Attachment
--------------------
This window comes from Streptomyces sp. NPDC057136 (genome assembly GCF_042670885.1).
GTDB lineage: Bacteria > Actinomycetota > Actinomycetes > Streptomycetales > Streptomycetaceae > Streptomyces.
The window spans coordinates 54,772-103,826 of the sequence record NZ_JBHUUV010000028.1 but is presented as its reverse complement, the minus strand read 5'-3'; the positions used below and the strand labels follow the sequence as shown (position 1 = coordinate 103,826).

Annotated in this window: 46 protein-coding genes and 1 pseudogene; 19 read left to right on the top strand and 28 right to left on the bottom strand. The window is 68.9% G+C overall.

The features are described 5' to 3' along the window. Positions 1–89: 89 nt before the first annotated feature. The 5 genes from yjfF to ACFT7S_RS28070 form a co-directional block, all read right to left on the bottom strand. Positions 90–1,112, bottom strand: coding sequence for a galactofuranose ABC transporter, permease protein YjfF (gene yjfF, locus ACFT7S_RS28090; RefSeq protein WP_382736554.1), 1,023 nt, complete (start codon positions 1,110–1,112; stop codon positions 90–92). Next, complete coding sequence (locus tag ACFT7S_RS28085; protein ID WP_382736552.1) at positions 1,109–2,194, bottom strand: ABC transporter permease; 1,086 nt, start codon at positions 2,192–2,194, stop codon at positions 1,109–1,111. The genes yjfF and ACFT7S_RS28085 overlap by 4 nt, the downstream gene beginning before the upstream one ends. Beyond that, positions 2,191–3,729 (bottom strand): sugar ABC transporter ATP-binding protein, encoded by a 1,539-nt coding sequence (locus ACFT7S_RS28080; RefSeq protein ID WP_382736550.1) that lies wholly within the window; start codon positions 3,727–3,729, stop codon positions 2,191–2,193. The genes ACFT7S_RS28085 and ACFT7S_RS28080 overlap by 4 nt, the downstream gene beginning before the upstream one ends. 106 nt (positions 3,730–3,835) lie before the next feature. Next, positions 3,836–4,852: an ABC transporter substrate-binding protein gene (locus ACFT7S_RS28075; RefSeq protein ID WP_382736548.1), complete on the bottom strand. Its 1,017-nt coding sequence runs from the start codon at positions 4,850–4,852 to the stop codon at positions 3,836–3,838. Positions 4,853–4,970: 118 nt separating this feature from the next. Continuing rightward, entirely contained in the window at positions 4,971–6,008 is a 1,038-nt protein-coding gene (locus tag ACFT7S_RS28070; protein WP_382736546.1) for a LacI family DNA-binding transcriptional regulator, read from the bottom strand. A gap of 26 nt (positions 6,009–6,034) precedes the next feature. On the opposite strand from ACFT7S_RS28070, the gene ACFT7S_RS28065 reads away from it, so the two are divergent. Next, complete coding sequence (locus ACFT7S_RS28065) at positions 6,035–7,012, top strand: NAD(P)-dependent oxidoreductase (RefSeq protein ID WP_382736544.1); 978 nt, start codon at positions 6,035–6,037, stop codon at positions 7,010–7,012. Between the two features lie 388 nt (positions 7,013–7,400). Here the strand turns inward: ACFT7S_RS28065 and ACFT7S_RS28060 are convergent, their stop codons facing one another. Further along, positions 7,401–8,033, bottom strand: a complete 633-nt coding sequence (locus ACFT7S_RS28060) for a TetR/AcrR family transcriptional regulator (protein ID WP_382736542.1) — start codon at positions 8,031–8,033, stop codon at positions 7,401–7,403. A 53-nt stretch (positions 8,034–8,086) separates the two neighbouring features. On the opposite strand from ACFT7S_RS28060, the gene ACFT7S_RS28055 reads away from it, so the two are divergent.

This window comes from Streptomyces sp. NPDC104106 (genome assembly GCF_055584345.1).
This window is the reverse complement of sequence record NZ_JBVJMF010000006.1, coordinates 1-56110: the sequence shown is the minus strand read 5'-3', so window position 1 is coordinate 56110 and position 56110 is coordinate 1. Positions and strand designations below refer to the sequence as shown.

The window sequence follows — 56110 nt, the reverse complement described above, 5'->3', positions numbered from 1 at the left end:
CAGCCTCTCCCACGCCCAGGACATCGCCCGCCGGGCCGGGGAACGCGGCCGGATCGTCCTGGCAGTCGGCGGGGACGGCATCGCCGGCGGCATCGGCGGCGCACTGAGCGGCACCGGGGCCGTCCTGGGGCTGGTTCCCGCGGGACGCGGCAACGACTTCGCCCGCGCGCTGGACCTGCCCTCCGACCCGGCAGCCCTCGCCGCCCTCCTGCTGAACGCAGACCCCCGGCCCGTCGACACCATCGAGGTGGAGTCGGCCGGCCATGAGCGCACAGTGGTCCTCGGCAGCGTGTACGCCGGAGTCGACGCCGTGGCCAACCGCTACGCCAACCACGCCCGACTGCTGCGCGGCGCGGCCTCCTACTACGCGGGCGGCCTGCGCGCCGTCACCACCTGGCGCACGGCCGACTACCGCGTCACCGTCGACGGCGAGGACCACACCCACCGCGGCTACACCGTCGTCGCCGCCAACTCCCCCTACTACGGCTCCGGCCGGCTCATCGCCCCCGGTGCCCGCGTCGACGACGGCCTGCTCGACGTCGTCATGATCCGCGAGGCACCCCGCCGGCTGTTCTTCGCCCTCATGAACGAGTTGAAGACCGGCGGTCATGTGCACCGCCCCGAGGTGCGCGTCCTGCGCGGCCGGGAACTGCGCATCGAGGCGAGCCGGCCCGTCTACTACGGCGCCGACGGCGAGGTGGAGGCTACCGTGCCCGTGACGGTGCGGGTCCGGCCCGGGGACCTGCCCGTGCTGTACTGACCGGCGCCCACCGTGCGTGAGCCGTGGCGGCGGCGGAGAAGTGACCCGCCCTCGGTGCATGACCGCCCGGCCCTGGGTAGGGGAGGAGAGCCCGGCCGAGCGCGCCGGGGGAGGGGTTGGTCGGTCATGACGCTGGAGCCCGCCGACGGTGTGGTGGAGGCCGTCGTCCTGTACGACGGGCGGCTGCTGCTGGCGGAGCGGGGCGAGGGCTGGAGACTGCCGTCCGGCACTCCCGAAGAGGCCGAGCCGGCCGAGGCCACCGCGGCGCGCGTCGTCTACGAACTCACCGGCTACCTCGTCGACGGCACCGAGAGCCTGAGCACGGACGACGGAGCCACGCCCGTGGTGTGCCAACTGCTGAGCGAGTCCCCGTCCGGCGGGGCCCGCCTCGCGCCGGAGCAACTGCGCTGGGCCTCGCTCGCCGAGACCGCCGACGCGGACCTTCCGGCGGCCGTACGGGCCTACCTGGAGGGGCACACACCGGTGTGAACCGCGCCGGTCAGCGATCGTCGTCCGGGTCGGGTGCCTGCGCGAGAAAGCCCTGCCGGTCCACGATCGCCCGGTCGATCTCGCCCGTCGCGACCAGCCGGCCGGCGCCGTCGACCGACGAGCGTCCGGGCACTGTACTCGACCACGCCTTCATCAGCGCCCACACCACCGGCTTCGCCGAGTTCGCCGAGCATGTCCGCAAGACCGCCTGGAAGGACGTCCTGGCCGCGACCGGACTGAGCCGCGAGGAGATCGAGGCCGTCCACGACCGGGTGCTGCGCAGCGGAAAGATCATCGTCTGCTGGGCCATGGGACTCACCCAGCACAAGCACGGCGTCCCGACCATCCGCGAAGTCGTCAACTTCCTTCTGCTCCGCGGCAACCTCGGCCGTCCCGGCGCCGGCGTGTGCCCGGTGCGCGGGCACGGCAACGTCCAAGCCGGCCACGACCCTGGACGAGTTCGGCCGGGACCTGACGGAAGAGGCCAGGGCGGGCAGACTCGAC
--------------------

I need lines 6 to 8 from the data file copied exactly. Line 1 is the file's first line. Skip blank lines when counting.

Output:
This window comes from Streptomyces sp. NPDC104106 (genome assembly GCF_055584345.1).
This window is the reverse complement of sequence record NZ_JBVJMF010000006.1, coordinates 1-56110: the sequence shown is the minus strand read 5'-3', so window position 1 is coordinate 56110 and position 56110 is coordinate 1. Positions and strand designations below refer to the sequence as shown.

The window sequence follows — 56110 nt, the reverse complement described above, 5'->3', positions numbered from 1 at the left end: